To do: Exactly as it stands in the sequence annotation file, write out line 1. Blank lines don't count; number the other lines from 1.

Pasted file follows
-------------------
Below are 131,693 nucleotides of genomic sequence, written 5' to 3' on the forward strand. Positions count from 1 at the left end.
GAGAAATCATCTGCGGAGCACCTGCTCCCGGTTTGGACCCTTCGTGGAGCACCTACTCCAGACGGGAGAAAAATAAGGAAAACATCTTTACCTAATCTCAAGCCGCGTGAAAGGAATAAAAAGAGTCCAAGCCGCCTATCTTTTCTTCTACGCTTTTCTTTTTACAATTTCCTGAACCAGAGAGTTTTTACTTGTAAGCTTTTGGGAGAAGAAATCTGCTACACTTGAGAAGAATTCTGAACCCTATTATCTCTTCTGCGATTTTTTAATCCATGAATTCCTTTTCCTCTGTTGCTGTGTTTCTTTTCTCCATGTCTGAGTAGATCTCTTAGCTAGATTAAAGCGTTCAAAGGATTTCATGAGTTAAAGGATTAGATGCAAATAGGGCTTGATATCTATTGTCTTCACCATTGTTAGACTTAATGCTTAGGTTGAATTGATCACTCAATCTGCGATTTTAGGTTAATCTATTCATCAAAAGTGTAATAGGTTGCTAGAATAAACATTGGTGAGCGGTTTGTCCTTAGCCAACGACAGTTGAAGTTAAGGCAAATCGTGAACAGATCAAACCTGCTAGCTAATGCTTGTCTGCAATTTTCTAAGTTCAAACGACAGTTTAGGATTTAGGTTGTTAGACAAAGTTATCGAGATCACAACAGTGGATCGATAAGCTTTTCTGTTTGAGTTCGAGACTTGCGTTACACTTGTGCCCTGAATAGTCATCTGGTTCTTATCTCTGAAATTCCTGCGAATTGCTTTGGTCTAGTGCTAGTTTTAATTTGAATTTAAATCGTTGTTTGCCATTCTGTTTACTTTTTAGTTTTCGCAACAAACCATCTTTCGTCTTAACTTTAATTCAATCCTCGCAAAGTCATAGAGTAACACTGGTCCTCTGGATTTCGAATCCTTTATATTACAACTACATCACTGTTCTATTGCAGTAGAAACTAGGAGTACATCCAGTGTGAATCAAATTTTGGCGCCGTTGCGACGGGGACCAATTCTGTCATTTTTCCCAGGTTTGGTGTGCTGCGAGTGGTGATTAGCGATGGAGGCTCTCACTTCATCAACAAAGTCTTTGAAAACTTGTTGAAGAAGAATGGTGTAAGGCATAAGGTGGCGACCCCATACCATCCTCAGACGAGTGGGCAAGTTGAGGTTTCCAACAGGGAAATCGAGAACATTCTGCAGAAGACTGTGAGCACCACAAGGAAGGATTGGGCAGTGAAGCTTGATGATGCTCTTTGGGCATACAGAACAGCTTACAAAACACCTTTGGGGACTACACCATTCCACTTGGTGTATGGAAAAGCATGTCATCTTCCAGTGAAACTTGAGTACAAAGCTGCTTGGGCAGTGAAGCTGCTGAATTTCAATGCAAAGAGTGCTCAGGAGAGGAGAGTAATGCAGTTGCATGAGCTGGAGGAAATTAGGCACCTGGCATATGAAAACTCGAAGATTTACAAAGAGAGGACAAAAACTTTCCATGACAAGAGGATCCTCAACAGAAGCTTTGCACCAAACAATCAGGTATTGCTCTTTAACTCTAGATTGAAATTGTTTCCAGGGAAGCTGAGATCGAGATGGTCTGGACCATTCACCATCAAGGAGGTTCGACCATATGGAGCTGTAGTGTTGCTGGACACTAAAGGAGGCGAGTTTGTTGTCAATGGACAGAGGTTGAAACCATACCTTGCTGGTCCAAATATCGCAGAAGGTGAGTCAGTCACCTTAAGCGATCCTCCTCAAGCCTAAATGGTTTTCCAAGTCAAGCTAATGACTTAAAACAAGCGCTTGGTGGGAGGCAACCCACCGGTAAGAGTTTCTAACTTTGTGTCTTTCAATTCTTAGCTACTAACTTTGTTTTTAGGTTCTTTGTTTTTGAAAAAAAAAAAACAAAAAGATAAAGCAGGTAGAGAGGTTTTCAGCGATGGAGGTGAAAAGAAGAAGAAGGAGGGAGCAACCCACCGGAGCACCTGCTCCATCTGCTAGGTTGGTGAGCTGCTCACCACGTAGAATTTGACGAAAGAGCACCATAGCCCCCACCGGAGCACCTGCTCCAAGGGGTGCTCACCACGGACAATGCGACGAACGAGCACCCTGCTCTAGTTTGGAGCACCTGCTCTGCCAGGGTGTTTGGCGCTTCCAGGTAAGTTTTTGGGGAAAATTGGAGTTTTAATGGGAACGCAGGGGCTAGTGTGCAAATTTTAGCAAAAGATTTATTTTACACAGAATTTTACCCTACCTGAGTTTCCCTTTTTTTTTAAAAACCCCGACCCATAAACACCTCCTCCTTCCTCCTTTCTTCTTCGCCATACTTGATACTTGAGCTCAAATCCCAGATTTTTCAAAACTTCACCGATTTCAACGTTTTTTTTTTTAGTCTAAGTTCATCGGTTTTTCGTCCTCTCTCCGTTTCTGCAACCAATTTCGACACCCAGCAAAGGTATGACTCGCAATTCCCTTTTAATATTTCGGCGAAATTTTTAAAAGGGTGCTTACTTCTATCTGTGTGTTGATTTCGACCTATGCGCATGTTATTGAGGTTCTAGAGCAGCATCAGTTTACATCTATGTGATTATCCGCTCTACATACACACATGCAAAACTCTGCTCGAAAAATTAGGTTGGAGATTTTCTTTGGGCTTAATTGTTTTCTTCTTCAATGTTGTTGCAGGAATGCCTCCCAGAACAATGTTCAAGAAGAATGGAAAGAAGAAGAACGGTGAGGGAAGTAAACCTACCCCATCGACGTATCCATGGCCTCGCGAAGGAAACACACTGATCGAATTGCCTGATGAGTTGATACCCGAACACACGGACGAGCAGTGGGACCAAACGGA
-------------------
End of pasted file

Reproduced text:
Below are 131,693 nucleotides of genomic sequence, written 5' to 3' on the forward strand. Positions count from 1 at the left end.